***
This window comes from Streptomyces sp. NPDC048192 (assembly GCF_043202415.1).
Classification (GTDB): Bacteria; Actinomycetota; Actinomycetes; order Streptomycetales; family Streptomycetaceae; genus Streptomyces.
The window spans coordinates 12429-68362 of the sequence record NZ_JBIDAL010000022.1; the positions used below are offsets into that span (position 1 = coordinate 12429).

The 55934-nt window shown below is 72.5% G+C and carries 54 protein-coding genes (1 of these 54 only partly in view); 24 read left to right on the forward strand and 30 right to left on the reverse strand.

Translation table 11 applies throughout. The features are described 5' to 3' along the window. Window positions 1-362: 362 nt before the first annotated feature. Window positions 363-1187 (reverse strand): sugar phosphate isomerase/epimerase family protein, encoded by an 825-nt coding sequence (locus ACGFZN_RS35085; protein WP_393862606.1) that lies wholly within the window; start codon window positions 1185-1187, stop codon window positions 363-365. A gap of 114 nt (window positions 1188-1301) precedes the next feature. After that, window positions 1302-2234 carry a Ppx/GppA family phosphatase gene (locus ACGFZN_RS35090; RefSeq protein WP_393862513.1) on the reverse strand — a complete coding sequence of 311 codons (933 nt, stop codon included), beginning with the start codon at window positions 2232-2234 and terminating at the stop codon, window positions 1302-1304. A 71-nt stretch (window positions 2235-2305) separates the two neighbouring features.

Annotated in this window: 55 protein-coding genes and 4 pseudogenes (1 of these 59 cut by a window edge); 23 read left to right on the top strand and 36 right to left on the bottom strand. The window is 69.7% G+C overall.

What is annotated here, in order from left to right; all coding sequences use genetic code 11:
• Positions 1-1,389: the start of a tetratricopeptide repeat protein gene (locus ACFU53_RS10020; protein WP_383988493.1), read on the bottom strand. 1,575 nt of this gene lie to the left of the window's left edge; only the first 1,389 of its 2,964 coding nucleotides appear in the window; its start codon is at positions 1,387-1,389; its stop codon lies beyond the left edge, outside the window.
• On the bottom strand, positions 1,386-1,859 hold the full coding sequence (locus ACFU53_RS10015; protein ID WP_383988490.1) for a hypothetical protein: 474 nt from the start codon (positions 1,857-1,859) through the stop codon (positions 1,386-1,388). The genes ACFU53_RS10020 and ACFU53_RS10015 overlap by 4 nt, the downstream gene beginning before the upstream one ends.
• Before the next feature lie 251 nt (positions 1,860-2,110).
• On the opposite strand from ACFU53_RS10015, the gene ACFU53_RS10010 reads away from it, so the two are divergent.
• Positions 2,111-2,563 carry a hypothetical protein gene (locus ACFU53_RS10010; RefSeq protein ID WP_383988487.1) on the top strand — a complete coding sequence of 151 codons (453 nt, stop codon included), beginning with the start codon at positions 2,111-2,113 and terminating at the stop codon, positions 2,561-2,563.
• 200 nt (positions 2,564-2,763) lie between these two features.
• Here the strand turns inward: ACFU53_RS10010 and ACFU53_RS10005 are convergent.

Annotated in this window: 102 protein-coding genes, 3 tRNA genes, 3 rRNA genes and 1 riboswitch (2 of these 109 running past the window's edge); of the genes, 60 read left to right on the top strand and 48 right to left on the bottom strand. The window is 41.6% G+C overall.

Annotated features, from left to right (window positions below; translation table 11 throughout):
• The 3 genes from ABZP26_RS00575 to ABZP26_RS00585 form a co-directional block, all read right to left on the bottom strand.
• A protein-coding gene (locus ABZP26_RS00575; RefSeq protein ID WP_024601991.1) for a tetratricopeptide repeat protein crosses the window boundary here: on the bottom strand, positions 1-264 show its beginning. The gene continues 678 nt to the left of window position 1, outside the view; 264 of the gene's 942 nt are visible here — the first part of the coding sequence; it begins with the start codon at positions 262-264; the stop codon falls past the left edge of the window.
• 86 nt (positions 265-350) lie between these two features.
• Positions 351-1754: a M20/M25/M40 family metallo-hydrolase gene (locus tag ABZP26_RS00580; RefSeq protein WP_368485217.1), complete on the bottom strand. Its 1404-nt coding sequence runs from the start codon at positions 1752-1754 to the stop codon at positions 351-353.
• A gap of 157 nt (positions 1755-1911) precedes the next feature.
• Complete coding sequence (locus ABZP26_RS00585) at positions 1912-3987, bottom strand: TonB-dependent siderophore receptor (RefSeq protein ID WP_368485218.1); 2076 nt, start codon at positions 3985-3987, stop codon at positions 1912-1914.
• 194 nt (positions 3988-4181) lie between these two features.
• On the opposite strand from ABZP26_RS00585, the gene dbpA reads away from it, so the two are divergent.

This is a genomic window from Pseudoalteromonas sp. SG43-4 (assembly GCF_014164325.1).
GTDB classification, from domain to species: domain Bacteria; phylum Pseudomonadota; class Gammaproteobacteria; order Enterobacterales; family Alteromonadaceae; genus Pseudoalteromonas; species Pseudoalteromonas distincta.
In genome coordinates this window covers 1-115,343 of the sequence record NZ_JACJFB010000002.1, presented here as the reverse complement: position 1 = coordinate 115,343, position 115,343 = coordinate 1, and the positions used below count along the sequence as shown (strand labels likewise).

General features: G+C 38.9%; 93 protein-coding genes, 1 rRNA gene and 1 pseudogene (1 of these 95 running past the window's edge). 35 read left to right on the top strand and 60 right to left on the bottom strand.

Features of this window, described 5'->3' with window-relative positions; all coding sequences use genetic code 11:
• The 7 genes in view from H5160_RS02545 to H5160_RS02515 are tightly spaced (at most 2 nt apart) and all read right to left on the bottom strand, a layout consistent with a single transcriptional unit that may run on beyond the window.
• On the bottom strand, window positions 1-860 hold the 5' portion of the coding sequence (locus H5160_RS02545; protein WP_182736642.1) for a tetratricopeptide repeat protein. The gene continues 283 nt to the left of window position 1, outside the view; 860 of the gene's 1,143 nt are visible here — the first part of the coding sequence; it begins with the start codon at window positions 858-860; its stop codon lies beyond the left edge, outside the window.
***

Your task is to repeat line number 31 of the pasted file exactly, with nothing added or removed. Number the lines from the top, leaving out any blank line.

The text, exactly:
• On the bottom strand, window positions 1-860 hold the 5' portion of the coding sequence (locus H5160_RS02545; protein WP_182736642.1) for a tetratricopeptide repeat protein. The gene continues 283 nt to the left of window position 1, outside the view; 860 of the gene's 1,143 nt are visible here — the first part of the coding sequence; it begins with the start codon at window positions 858-860; its stop codon lies beyond the left edge, outside the window.